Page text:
Monday, January 10, 2011
Hesse and the Bodhi Tree
Herman Hesse's Siddhartha has been sitting on my bookshelf for years. It's not that I didn't want to read it, but Hesse is a writer who needs to be absorbed at just the right time. My friends and I had stumbled upon Damien at 14 and it came perfectly placed in my life. I figured India was the prime place to read Siddhartha, since Hesse wrote it while inspired by his travels, so I tossed it my backpack, where it's lived for the last three months. Finally, I decided upon the place. I'd go to Bodhgaya and read the whole novel under the Bodhi tree, the very place where Siddhartha Gautma achieved enlightenment. Pretentious and cheesy yes, but it felt right.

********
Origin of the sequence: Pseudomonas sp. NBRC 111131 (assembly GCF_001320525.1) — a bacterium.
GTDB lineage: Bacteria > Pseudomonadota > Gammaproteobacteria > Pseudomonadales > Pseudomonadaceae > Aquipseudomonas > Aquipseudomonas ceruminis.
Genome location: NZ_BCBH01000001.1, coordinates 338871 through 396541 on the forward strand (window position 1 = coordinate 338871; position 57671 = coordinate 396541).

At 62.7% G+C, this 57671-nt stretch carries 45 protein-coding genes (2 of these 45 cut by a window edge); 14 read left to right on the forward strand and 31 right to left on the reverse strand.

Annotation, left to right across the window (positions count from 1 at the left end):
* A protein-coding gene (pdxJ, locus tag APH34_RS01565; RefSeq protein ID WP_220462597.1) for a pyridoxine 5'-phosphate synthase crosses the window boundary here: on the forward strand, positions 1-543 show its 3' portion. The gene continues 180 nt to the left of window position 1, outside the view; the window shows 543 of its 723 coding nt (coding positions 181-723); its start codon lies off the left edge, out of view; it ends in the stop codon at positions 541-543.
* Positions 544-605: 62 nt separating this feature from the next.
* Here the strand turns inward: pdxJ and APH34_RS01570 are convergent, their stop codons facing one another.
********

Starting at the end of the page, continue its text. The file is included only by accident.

Bodhgaya was crazy, swarming with pilgrims. I visited the divine Mahabodhi Temple, home of the tree and did a two quick koras, one on the outside, then once on the inside. Some man was giving a talk to thousands of bald-headed monks. The grounds were a sea of heads and robes, yellow, red, maroon, and orange. At first I thought it may have been the Dalai Lama: the speaker was obviously important and looked Tibetan from the distance. Upon closer inspection, I saw it was the 17th Karmapa himself, Ogyen Trinley Darje, second most holy man in the Buddhist faith. Right behind him was the tree, which still had a bit of space open between the masses crowded under it. I plopped down in the shade, pulled out my Hesse and began my journey towards enlightenment.